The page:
Contributed by Mike Di Paola
tweeting from @M_DiPaola

Spoiler Alert: There can be no spoilers in a James Bond movie review.  Every film in the 50-year-old franchise is about one thing, chasing MacGuffins while looking cool.

There is something new going on in “Skyfall,” however, and if my cursory sampling of reviews is any indication, it is something that has gone unnoticed by critics.  Director Sam Mendes and writers–Neal Purvis, Robert Wade and John Logan–have pulled off the neat trick of portraying Bond, Jim Bond, as a failure. The trick is that he looks so cool failing–at everything–that one might not even notice the chronic ineptitude.

Ready…aim…miss!  Daniel Craig has the shakes as 007.

The film opens with a spectacularly conceived chase through Istanbul, as Bond (Daniel Craig, buffed and scarred in his third tour of duty as 007) and fellow field agent Eve (Naomie Harris) track the bad guy via motorcycle, train, Caterpillar tractor, and Range Rover. This last product is conspicuously placed throughout the film.  Ka-ching.

The baddie has a stolen hard drive with a list of NATO agents who have infiltrated terrorist groups. Bond not only loses him, but gets himself shot–once by the bad guy, who doesn’t play fair using uranium-tipped ammo, and once by Eve, who mistakenly pops him dead (Spoiler Alert: Bond isn’t dead.)  Cue the opening credits, gorgeous, eerie imagery with a lush theme written and sung by Adele.

Bond’s failures begin in earnest back in London, where he fails his physical test at MI6. He fails his psychological test.  He repeatedly fails to hit a target at the gun range because his hands, like his martinis, are shaken. When the new young brainiac Q (Ben Whishaw) gives Bond a new and very personalized Walther PKK with which to zotz villains, he complains: is that I all I get? He soon loses the hi-tech piece–without ever firing it.

Bond gets another shot at the bad guy in Shanghai, but loses him, along with the list of NATO agents, again. This failure will cost colleagues their lives.  I hasten to repeat: Bond looks very, very cool with every cock up. One barely notices that the free world is unraveling.

Things start to look brighter for our hero when he sneaks a shower (and certainly other liberties, off-screen) with tragic moll Sévérine (Bérénice Marlohe).  Sure he boffs her, but when it comes time to protect her–as he promises he would–not only does the poor woman wind up dead, but Bond exploits the moment with joke that’s not very funny but is pithy and cool.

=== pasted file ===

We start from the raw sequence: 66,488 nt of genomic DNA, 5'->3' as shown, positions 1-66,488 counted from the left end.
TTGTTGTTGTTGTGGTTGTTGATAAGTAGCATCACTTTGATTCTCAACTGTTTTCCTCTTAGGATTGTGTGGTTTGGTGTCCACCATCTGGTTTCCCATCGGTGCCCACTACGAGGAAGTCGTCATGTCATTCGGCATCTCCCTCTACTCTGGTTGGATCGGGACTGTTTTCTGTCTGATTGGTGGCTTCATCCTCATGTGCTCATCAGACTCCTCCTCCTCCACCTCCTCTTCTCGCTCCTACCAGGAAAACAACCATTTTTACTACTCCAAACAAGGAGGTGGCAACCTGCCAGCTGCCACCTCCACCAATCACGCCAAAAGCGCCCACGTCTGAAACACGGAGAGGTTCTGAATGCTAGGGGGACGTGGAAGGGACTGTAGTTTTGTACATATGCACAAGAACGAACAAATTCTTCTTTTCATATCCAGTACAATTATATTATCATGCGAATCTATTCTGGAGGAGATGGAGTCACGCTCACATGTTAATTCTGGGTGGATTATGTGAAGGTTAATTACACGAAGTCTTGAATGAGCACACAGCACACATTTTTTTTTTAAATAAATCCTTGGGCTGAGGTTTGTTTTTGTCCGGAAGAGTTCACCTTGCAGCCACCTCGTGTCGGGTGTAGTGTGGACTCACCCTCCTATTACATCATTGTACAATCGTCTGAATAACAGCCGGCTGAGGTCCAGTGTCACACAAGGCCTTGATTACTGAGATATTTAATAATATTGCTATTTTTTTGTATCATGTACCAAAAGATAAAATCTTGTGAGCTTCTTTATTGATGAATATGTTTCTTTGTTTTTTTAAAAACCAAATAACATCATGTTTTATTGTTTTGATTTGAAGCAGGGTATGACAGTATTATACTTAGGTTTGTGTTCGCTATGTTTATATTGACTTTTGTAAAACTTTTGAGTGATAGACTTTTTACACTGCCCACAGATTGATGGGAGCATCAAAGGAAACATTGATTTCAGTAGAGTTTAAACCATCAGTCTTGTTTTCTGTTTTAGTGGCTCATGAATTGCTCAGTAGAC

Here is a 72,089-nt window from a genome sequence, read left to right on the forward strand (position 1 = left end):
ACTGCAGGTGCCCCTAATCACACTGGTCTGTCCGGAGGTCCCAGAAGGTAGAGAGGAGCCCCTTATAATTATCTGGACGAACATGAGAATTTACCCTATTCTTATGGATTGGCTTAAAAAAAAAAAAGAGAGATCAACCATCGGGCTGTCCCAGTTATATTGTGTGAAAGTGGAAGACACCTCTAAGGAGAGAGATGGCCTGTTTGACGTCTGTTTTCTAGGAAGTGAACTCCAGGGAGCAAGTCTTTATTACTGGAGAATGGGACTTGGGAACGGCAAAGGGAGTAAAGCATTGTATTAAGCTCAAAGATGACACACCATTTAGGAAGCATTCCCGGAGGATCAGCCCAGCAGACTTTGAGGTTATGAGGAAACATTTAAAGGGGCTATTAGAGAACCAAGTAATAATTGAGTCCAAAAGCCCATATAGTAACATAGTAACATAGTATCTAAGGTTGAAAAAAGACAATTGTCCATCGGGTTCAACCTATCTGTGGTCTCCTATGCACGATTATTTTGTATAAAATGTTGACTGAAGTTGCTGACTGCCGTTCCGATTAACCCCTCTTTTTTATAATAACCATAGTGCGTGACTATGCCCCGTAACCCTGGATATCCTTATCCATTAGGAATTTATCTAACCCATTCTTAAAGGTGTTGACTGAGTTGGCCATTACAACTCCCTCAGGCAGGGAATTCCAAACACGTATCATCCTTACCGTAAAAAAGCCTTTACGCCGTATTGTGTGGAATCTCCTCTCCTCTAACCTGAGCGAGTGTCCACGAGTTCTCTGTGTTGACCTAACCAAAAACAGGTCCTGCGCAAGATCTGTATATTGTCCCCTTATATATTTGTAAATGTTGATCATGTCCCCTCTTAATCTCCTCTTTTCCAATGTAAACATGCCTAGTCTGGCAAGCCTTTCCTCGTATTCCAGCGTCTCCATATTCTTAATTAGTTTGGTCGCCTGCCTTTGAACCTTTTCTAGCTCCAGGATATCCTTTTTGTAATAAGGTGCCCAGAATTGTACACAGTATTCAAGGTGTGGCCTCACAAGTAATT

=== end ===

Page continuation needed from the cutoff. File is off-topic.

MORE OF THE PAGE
By now we’ve met the principal villain, Silva, played with creepy-but-funny panache by Javier Bardem, a step up from his usual humorless-to-wooden range.  After some man-on-man innuendo, Bond seems to outwit this former MI-6 agent turned cyber-terrorist, and it looks as though 007 has finally got one right, but … it’s a trap!

Silva wants to be captured, wants to be renditioned to MI6 where he can wreak new havoc on his former employer, and in particular on M (portrayed for the seventh time by Judi Dench).  Bond obliges.  He unwittingly helps Silva access the agency’s computers, which leads to his escape, which leads to some epic vandalisation of the London underground.

 Javier Bardem has a little face time with Mr. Bond, man to man.

Bond has a chance to make up for his string of defeats.  If he can rescue M, who is being grilled before a government board of inquiry for MI6’s recent failures, and who is now in Silva’s crosshairs. But no, it is smarmy bureaucrat Mallory (Ralph Fiennes), not Bond, who takes the bullet for M. Vowing to stay a step ahead of Silva, Bond Stuffs M in his vintage Aston Martin DB5 and books it for Scotland, where we learn his backstory (hint: it’s a lot like Batman’s).

When Bond sees his old mentor Kincade (Albert Finney, who can’t even be arsed to affect a Scottish accent) after all these years, he says precisely what I was thinking upon seeing Albert Finney: “Oh, you’re still alive.”

One would feel confident–if one has seen all 23 Bond films–that, Bond’s repeated failures notwithstanding, at least the villain’s evil plan would be thwarted in the end. One would be wrong, because Bond’s cunning plan to lure Silva all the way to Scotland leads to the very thing Silva wishes to achieve and which Bond wishes to avoid. Heckuva job, 007.

Naomie Harris nearly prevents a litany of failure by shooting Bond early.

The repeated screw-ups do not for a moment detract from the thrill-ride that is the movie nor from the figure of awesomeness that is James Bond. Although Bond is a failure, he is not a bumbling failure. He is as cool and suave as ever.  More so even, since it must  take superhuman suavity to distract us from the fact of his repetitive misadventures.

We are left with the question why? Why have uber-cool James Bond commit one miscarriage of performance after another? True, he is an ageing agent, so missteps might be a simple matter of having lost a step.  Some critics waxed Freudian over the Mummy issues that surfaced vis a vis Bond’s relationship to M and his return to the childhood home, but these analyses amount to psychobabble with a side order of red herring.

In the end the answer is probably much simpler. The creators of “Skyfall” promote an extended conceit: it does not matter what you do, as long as you look very, very good doing it.  Style over substance is the reason we love James Bond, and it’s probably why he has license to fail.